Homeownership for First Time Homebuyer – know the Costs Involved
Homeownership is often seen as an untrustworthy proposition as many people consider the buying decisions to be purely based on opinions rather than individual decisions. Anyway as a first-time homebuyer you definitely need all the real information you can get and forget everybody else’s opinion about it before buying a home. Homeownership for First Time Homebuyer considerations applies directly to you and your financial status if you are the one trying to buy a home. That’s whether it is your first home or not. Of course, if you’ve bought a home before you will probably be familiar with these tips.
If you are a first-time homebuyer, the following costs will be involved:
Most first-time buyers naively underestimate the cost of maintaining their beautiful home. Budgeting of maintenance costs is required because firstly, we must fix some things quickly when they occur, and secondly, to preserve the value of your home you don’t want to put off needed repairs.
As you know, homeownership is unpredictable. In fact, the only thing predictable is the mortgage payment due each month. Oh – I forgot. There is the little thing of taxes. Your state or territory, city, or whatever government agency collects property taxes will want their share of yearly taxes.
What will you do if your furnace conks out, a water pipe bursts in your house or you need to hire a professional to replace the shingles? You need to make your budget according to these costs in order to avoid financial pitfalls.
According to Coldwell Banker, an owner must take into consideration about 1% to 4% of the value of their house for the annual maintenance costs. Plus, you can expect higher maintenance costs if you have two or more dogs or children. If you work a lot or long hours and have little free time you might need to hire a gardener or someone to mow the lawn or do other regular outside maintenance to keep your home looking nice to passersby.
Do Not Underestimate Your Deposit
With all the talk of the down payment, it can be confusing. First, it is best to look for credit programs that offer to avoid a “no money” option.
If the loan program is not consistent with the FHA, you try to set aside 20% of the purchase price as a deposit. Although 10% is in and in some cases even 5%, you pay the cost of PMI.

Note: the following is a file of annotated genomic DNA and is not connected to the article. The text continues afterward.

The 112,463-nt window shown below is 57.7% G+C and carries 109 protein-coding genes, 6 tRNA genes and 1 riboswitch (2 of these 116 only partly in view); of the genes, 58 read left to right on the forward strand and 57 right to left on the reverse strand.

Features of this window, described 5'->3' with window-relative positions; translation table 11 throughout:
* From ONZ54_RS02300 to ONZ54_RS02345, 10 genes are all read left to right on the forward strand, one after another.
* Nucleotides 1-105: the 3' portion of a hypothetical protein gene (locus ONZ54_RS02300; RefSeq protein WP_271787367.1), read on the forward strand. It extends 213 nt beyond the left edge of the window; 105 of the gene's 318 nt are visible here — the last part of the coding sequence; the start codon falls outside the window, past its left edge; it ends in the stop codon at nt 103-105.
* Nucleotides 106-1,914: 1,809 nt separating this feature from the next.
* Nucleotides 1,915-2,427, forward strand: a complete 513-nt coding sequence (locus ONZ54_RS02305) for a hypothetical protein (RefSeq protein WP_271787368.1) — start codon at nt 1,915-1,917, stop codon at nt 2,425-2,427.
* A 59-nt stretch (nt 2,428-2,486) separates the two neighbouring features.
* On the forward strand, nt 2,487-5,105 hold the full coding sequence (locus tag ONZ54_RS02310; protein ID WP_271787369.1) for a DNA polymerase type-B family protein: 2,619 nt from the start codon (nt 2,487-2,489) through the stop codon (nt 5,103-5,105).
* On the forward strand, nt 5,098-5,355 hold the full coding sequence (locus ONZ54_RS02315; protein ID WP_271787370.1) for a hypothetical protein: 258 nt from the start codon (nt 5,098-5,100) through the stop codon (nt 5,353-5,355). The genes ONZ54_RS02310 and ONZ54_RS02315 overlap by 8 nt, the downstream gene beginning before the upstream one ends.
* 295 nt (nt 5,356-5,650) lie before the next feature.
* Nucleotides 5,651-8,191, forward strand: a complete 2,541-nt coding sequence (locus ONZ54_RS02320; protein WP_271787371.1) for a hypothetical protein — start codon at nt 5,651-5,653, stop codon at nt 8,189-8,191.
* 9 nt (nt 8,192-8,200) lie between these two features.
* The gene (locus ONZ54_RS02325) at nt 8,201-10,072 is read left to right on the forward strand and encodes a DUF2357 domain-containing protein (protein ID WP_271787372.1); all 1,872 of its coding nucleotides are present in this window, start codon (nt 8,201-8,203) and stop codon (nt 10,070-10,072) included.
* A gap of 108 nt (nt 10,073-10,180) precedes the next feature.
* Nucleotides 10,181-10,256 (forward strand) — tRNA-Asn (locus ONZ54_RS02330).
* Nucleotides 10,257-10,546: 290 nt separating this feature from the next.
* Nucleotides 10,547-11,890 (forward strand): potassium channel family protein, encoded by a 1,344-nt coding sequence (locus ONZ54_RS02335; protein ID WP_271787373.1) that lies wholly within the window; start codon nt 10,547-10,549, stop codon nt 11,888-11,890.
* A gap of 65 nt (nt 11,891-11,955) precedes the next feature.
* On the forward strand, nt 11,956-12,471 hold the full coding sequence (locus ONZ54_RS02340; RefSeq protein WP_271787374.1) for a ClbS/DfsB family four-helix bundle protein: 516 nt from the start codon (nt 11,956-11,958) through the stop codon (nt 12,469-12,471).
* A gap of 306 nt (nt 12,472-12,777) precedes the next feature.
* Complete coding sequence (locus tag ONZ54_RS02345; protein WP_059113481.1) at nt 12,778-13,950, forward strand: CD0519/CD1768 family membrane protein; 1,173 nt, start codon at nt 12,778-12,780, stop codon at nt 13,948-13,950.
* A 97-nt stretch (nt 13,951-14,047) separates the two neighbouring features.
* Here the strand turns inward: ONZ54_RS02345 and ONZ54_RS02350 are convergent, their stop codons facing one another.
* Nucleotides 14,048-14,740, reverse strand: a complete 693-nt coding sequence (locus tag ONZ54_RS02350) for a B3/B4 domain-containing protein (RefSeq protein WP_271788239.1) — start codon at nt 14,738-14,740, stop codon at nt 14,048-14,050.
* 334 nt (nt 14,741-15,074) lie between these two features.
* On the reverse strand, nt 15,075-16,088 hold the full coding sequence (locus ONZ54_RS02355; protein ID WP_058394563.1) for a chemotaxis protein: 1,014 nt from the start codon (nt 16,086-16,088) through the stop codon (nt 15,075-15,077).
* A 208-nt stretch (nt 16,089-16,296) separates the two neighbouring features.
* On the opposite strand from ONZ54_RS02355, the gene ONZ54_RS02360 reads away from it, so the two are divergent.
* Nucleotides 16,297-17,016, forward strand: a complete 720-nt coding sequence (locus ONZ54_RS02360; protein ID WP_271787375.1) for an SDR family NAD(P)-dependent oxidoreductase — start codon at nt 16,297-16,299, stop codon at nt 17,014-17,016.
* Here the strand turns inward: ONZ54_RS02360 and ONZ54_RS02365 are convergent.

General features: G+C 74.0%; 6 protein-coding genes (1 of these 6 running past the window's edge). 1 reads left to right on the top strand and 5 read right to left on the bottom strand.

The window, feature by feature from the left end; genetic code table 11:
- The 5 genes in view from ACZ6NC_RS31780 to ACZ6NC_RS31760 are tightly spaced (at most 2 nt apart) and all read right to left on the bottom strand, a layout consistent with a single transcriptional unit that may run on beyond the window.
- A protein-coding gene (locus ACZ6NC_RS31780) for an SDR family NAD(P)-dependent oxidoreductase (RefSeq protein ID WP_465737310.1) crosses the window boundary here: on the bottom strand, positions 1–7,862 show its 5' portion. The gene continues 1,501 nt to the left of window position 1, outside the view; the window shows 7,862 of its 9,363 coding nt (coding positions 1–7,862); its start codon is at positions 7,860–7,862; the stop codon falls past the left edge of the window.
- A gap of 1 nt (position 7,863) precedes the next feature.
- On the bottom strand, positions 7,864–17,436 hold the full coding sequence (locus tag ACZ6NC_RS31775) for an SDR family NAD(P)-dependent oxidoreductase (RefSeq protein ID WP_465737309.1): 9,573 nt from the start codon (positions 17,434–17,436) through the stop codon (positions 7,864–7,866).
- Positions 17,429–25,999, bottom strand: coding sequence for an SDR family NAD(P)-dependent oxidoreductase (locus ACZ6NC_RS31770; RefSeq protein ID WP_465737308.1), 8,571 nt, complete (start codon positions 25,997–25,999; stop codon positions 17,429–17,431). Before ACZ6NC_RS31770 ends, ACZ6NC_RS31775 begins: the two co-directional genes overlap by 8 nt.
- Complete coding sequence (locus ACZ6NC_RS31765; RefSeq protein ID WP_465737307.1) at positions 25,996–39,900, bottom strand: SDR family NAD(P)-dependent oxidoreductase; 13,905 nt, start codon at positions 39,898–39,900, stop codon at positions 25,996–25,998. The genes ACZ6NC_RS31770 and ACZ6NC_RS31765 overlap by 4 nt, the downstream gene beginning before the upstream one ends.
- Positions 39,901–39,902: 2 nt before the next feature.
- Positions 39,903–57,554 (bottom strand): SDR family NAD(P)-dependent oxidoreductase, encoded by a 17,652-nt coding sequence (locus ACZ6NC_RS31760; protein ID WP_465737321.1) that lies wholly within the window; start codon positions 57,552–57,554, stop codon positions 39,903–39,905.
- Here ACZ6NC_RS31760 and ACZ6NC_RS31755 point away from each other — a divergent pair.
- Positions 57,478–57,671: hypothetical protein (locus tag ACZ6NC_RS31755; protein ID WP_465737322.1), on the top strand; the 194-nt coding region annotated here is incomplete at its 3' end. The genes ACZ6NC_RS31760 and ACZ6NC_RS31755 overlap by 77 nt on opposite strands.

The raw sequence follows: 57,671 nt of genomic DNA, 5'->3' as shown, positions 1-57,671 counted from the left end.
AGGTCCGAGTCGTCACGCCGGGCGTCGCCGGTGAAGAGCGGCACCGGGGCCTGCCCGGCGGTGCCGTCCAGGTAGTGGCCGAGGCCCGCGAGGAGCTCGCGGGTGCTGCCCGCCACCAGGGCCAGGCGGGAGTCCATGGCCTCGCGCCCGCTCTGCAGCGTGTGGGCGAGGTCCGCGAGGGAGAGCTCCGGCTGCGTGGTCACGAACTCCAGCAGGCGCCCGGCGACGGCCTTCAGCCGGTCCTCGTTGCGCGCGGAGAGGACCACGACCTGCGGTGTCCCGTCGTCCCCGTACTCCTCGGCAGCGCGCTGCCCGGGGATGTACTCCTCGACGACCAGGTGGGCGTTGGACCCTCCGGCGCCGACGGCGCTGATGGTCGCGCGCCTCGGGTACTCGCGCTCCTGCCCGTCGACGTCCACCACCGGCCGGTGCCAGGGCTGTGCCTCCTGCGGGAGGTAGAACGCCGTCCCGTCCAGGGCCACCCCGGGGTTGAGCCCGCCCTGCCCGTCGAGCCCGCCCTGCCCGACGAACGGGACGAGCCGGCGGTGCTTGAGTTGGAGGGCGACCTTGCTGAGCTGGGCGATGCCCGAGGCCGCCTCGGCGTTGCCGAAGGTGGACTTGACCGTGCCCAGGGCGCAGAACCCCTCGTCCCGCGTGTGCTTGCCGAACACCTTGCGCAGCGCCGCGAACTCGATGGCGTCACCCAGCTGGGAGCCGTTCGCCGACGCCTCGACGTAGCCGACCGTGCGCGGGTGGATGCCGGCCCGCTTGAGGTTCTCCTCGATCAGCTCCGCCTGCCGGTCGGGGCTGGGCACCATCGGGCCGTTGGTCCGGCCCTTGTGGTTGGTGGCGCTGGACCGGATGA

PMI stands for Private Mortgage Insurance. The lenders require buyers to specify a down payment of less than 20% while buying PMI insurance and pay per month in addition to their mortgage.
For example, if you buy a house worth $150,000 and you put only $4,500 (3%) down, you need to buy a PMI insurance cover of 17% of the deposit. In this case, the PMI monthly payment works out to $118.82, in addition to your mortgage payment. Know that it is not always easy to get rid of PMI costs even if you have paid for years on your loan. My suggestion is to try to avoid any PMI costs if at all possible. It’s an extra cost you can do without plus it doesn’t help you one bit; it helps the lender only.
As a first time home buyer oftentimes there are other programs besides these that may be available. Sometimes big cities offer such programs specifically for first time homebuyer.
Keep it Close, Your Costs
The number of novice buyers amazingly underestimates the closing costs, which amounts to about 3% of the purchase price of the house. Keep in mind that the closing costs vary. The closing costs include attorney’s fees, lender’s fees, transfer taxes, and title policy, and usually a few other fees.
Using the services of an experienced local broker will help you not only to accurately estimate your closing costs; your broker can guide you to the vendor with the lowest fees (such as banks, mortgage companies, credit unions, and more).
It is increasingly common in a contract that a percentage of closing costs must be paid by the seller during a negotiation. In some cases, the seller will be willing to pay all your closing costs.
So, before going for a house, think of the pros and cons involved, and your budget. Never try to go out of your budget; if the time is not right for you now, wait till you get stronger financially or be satisfied with a smaller or cheaper house until you can afford to do better.
Oftentimes buying a less expensive house is better than buying no house at all. That’s because in normal tomes house costs appreciate and it’s usually more than most salaries. In those cases, many people are frozen out of buying a home because waiting puts them in a position of not having the salary needed later when they decide to buy a house. Many a first-time homebuyer does not realize this.
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